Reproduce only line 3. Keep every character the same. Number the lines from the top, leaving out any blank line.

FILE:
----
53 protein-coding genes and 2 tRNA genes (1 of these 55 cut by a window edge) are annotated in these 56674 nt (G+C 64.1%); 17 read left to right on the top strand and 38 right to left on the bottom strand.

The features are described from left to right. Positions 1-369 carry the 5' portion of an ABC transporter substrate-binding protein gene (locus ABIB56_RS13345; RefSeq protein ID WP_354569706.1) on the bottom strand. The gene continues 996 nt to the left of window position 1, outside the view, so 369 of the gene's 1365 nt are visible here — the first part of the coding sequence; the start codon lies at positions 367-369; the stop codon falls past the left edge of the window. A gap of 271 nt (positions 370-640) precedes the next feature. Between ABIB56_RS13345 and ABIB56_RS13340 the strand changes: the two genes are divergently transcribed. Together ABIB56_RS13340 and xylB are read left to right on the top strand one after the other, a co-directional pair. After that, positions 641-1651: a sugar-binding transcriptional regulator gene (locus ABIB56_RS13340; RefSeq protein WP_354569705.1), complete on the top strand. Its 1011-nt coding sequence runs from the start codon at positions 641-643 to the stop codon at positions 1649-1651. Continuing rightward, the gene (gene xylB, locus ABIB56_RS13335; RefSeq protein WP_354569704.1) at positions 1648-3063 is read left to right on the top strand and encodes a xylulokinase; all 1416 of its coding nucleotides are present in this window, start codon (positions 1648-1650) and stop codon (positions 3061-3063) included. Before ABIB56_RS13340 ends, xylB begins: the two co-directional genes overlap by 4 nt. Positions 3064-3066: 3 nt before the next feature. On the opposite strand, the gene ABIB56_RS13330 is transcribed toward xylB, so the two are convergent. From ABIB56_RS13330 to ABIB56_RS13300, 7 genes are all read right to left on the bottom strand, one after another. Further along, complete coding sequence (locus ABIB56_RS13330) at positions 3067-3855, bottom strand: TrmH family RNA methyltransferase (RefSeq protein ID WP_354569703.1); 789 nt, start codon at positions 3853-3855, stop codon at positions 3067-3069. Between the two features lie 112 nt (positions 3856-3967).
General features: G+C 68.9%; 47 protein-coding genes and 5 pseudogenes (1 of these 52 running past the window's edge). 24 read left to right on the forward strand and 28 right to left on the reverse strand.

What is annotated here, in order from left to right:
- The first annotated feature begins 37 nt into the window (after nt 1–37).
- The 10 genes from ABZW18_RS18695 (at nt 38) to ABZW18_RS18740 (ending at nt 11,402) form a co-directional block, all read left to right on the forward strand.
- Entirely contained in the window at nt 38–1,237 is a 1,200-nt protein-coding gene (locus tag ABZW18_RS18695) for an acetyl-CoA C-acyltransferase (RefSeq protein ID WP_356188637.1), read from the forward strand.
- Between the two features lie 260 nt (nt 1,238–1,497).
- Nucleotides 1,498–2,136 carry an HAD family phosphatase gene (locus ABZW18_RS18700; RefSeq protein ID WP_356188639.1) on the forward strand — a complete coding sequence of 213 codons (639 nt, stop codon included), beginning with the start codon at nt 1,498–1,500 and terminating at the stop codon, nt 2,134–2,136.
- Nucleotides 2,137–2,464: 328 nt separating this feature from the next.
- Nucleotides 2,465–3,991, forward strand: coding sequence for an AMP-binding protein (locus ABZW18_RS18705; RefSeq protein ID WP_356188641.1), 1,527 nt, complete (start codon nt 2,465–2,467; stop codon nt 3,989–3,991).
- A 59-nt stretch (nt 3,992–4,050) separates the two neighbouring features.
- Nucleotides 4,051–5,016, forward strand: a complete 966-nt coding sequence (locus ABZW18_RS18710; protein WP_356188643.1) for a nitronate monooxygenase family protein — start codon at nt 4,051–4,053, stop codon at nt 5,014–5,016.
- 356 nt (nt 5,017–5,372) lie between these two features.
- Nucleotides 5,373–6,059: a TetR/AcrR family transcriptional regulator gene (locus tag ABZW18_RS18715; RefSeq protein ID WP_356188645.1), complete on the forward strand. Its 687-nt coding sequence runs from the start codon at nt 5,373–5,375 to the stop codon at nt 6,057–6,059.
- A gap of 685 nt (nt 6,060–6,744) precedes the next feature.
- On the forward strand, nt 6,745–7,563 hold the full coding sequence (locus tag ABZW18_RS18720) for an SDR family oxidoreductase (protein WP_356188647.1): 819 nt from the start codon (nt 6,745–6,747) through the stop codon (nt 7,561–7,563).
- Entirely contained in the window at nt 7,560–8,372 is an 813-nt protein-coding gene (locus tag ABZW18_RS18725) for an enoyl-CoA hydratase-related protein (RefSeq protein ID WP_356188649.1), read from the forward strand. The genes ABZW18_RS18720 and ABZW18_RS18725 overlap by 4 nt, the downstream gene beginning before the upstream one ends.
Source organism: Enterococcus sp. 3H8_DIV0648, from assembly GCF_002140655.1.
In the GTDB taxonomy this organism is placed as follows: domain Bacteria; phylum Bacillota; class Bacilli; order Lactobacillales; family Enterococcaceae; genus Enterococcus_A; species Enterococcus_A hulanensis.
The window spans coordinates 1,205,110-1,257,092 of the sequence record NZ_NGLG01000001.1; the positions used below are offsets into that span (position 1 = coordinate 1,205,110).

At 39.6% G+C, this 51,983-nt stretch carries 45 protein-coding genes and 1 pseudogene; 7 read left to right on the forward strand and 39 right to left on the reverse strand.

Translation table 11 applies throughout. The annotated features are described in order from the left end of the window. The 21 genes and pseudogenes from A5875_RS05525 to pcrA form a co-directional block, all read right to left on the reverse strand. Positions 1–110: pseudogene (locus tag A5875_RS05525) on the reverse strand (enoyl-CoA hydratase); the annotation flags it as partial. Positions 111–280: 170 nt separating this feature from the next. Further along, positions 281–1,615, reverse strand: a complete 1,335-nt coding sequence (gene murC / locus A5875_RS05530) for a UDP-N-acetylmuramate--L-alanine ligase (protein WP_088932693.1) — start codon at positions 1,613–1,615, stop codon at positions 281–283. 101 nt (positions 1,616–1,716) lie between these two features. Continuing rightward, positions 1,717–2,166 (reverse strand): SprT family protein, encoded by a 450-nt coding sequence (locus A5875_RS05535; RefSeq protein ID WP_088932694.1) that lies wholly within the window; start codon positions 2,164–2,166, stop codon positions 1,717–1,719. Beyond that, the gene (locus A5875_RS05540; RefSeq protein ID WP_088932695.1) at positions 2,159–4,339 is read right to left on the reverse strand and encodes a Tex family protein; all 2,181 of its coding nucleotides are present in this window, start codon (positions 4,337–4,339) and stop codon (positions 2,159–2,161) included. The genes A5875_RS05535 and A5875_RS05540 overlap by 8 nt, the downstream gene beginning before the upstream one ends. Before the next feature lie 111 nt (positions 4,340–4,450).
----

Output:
General features: G+C 68.9%; 47 protein-coding genes and 5 pseudogenes (1 of these 52 running past the window's edge). 24 read left to right on the forward strand and 28 right to left on the reverse strand.